Wednesday, September 30, 2015

Outdoor Wednesday



It's Outdoor Wednesday



A few weeks ago, we took a trip to the Washington coast,  and on the trip we had to go over the Crooked River Gorge in Oregon.
It had been several years since I had been this way, so I made the Handyman stop so I could take some photos.

It's hard to get perspective in photographs sometimes, but this is really deep.
That is a train bridge above.

I'll join A Southern Daydreamer and her Outdoor Wednesday meme to share these pictures.
Stop by and check out other great photos of the outdoors!


The  "The Crooked River Gorge"  is halfway between Bend and Madras, Oregon.
There is a small visitors center and a nice park and a trail beside the gorge.
A nice place to stop for a travel break, although the Handyman wouldn't do the bungee jumping from this bridge.
Go figure!
He will, however, walk around a bit with me.
(actually, it's me who will walk around with him--he's a better hiker/walker than I am)


















Volcanoes in the distance





I thought it looked cool  thru the railway trusses, so I took lots of pictures.



















He was trying to get his own good photo!


And after we left?
On to Mt Hood!
Another volcano.
I love them.
Weird, I know.  But I'm originally from the Pacific Northwest-- 
Home is where the volcano  is?
I even was there (in 1980) when Mt. St. Helen's erupted.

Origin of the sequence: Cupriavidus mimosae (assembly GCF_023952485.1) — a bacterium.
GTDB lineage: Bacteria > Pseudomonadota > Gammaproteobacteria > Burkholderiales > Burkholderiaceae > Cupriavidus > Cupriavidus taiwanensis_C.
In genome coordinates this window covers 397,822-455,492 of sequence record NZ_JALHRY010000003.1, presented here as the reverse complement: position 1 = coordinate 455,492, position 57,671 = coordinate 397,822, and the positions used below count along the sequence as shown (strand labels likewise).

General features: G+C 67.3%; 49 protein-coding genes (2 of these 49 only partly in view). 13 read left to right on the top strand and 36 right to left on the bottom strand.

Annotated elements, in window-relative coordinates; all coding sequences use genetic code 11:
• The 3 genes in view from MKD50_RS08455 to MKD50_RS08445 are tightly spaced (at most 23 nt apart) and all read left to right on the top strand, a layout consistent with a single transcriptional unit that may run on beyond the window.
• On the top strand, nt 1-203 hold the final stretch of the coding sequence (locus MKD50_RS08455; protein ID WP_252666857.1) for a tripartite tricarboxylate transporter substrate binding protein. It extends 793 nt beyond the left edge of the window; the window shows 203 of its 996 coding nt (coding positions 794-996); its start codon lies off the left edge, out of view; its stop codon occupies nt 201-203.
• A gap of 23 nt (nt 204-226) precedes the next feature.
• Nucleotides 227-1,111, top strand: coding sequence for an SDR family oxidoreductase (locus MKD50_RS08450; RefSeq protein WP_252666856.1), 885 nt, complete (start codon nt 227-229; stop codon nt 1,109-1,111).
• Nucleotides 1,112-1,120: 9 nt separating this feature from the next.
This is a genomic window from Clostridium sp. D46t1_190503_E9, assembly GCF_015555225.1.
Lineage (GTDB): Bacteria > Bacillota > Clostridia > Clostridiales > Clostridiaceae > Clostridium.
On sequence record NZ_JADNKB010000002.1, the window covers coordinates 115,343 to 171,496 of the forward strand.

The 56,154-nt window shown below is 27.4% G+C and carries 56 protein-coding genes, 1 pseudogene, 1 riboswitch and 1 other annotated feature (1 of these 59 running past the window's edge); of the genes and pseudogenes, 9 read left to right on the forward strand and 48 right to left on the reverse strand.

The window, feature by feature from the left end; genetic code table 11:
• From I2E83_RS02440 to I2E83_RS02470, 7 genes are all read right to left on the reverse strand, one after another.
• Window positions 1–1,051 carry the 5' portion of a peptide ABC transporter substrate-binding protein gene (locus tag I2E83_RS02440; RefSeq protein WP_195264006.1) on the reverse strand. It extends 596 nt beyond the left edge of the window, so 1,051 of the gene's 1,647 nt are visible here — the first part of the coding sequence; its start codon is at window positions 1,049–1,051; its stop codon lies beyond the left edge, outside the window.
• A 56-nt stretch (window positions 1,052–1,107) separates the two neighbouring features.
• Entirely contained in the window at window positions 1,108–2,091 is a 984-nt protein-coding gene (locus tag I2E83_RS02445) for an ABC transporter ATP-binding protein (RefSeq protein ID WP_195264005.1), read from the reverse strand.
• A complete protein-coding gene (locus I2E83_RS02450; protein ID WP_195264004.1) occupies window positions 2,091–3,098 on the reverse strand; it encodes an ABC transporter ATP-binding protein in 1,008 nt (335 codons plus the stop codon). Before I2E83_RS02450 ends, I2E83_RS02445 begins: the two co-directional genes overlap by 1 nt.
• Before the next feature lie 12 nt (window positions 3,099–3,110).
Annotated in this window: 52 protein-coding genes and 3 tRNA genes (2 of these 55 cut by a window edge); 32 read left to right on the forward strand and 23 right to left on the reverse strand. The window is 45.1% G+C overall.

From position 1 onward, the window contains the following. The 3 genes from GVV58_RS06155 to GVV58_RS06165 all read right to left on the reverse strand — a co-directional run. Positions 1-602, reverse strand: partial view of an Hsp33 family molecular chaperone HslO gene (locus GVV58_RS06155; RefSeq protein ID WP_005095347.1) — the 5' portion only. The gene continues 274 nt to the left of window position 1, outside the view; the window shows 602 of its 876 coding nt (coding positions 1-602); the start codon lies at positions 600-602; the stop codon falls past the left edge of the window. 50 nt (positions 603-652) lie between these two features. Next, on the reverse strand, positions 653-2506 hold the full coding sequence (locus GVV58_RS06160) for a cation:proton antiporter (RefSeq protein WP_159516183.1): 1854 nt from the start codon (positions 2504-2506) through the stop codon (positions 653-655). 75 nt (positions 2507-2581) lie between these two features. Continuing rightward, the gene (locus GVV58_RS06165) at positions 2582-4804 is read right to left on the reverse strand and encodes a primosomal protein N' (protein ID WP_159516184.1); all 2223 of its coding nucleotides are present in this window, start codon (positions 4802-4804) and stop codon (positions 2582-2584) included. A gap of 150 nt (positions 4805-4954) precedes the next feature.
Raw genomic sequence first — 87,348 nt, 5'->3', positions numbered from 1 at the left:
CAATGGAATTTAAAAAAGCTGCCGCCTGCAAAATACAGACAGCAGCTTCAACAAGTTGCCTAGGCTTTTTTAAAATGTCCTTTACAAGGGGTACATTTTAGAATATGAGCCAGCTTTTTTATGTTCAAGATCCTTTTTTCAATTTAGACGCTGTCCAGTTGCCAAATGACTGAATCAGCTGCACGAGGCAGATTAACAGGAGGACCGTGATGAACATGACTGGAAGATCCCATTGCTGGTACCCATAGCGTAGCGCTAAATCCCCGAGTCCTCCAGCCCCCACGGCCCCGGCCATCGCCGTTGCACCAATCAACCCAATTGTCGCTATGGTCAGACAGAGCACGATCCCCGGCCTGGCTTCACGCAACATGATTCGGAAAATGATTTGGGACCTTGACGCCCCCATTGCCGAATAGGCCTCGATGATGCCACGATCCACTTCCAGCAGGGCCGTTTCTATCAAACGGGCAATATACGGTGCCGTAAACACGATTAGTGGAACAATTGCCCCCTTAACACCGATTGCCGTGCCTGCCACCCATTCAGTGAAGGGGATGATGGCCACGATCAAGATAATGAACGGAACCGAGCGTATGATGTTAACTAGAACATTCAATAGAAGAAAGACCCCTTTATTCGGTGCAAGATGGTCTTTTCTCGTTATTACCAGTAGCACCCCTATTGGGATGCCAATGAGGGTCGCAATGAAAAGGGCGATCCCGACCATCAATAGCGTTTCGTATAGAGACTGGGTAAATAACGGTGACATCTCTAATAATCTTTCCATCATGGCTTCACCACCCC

Okay, not 'there', but  a couple hundred miles away.  But we saw the volcanic ash sky coming our way.
CREEPY!!








The Bishop's Wife


From Goodreads:
In the predominantly Mormon city of Draper, Utah, some seemingly perfect families have deadly secrets. 

Linda Wallheim is a devout Mormon, the mother of five boys and the wife of a bishop. But Linda is increasingly troubled by her church’s structure and secrecy, especially as a disturbing situation takes shape in her ward. One cold winter night, a young wife and mother named Carrie Helm disappears, leaving behind everything she owns. Carrie’s husband, Jared, claims his wife has always been unstable and that she has abandoned the family, but Linda doesn’t trust him. As Linda snoops in the Helm family’s circumstances, she becomes convinced that Jared has murdered his wife and painted himself as a wronged husband.

Linda’s husband asks her not to get involved in the unfolding family saga. But Linda has become obsessed with Carrie’s fate, and with the well-being of her vulnerable young daughter. She cannot let the matter rest until she finds out the truth. Is she wrong to go against her husband, the bishop, when her inner convictions are so strong?

Inspired by a chilling true crime and written by a practicing Mormon, The Bishop’s Wife is both a fascinating look at the lives of modern Mormons as well as a grim and cunningly twisted mystery.

From me:
I liked it.
If you like cozy mysteries--this one can hold it's own.
I listened to it on audio, because in the library magazine "Book Page", it said it was an outstanding audio book.
I don't know if it was outstanding but it was  good.
It was an interesting and positive look at the Mormon religion, all done within the context of the novel.  I feel that Harrison did a great job at explaining certain points about her religion within the story.